As I knelt by the dam, I thought of how often I had played near the stock pond. Generally, Mother ordered us not to wander down to the dam. Drowning was among the dangers she listed in her daily litany of disasters---rattlesnake bites, rusty nails, tetanus, bb guns, bee stings, badgers, and bucking horses. The last one she offered on principle. We didn’t own a horse. But having warned us, she generally stayed in the house while we ran wild. If she knew I sneaked down to the dam by myself, she didn’t let on. If she knew my brothers rambled the prairie with bb guns, she didn’t protest. Maybe she felt she did her duty by warning us. Maybe she assumed the older siblings would care for younger ones. Maybe she simply craved an empty house.

But on rare, inexplicable days, Mother drove us to the dam to lifeguard for us, despite being unable to swim and being terrified of the water. She would sit in the car and honk the horn whenever we ventured too far from shore. Most often, we would turn around at the first blare, but sometimes we would dog paddle away from the bank as the honking grew more insistent, until finally, it became one long, mournful wail, as Mother watched her children swim out to deeper waters.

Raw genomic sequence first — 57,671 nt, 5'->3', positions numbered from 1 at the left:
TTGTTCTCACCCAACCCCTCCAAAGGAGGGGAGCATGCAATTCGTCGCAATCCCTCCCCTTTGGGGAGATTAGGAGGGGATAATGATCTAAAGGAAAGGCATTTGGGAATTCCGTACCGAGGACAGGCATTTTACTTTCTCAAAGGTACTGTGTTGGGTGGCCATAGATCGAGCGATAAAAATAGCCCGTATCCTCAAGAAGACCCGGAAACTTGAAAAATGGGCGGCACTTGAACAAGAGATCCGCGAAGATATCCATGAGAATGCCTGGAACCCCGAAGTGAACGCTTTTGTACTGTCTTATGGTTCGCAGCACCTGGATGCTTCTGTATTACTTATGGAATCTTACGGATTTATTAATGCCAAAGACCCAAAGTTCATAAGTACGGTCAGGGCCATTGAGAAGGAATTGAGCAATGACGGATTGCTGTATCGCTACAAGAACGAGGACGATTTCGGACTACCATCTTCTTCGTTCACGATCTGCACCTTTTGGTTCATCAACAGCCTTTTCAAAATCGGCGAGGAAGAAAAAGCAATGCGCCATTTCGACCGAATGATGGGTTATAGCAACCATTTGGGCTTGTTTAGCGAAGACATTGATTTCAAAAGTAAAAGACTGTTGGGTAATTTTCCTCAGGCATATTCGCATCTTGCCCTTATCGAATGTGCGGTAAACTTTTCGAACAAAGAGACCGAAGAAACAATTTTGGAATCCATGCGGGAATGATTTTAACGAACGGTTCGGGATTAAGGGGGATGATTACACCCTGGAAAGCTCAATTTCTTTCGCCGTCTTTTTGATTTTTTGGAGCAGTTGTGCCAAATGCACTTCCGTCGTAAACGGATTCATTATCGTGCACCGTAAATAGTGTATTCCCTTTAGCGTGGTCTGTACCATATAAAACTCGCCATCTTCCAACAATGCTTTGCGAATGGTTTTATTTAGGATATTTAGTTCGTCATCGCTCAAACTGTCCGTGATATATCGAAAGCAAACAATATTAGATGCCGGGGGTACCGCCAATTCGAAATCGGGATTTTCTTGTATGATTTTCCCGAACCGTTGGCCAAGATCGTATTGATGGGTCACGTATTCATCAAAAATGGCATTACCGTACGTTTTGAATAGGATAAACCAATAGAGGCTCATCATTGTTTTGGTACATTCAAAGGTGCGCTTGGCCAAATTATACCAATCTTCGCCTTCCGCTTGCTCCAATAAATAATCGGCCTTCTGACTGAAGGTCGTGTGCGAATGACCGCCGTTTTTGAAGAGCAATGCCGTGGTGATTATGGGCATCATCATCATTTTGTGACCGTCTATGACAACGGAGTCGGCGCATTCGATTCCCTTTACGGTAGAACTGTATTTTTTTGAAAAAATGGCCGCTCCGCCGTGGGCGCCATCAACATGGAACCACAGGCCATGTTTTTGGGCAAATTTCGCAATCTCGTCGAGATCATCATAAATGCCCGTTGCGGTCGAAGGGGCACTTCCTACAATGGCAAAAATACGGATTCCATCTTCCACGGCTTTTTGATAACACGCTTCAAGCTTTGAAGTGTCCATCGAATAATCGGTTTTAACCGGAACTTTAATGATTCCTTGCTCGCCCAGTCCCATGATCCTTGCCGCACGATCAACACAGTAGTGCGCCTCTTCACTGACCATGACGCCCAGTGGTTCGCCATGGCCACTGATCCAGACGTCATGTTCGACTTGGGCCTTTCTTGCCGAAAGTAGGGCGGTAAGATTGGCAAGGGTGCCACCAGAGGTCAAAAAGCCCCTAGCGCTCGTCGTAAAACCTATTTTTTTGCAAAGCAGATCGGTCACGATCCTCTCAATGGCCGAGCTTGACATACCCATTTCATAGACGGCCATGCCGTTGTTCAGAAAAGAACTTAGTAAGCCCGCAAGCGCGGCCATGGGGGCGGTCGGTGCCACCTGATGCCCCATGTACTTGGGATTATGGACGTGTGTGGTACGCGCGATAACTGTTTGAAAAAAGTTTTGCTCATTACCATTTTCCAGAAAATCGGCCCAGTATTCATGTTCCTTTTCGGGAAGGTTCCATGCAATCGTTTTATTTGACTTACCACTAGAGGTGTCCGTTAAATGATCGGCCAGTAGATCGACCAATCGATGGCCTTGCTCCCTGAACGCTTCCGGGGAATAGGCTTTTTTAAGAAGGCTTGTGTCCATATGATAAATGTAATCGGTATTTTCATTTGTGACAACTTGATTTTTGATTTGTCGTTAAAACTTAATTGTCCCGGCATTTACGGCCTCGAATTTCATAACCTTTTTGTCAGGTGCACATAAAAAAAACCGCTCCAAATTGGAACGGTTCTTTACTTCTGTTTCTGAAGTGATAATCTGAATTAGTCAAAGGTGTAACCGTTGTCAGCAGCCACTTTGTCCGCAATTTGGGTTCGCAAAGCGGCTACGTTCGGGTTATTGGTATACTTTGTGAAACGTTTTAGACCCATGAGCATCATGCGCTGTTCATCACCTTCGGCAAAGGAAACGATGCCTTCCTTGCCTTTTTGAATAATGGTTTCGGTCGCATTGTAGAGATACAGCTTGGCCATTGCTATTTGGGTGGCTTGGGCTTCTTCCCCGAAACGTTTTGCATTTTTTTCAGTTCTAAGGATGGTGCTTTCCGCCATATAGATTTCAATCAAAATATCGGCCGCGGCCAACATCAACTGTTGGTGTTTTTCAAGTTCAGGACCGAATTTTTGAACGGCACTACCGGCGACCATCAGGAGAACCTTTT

While we splashed in the dam, our shouts drifting across the prairie, the screams of men in bloody battles echoed over the Korean peninsula. Since the Korean War, those battlefields have become rich and viable ecosystems with over 1,000 flourishing plant species and pristine wetlands now provide rich habitat for Manchurian Cranes, eagles, and thousands of migratory birds that rest there. Asiatic Black Bears, wild board, Chinese Gorhals, leopards, lynx, roe deer, and antelope roam the region, and more than 80 species of fish swim the rejuvented river, lakes, and streams.
Ken’s voice calling me broke my reverie, and I followed him to an immense cottonwood at the west end of the dam. Near the trunk lay a pile of bones, feathers, and fish skeletons; in its highest branches was a nest as big as a hub-cap woven of thick twigs. Ken and I stood still listening for the stuttering chirping of an eagle, but heard only the drone of a corn picker from a nearby field.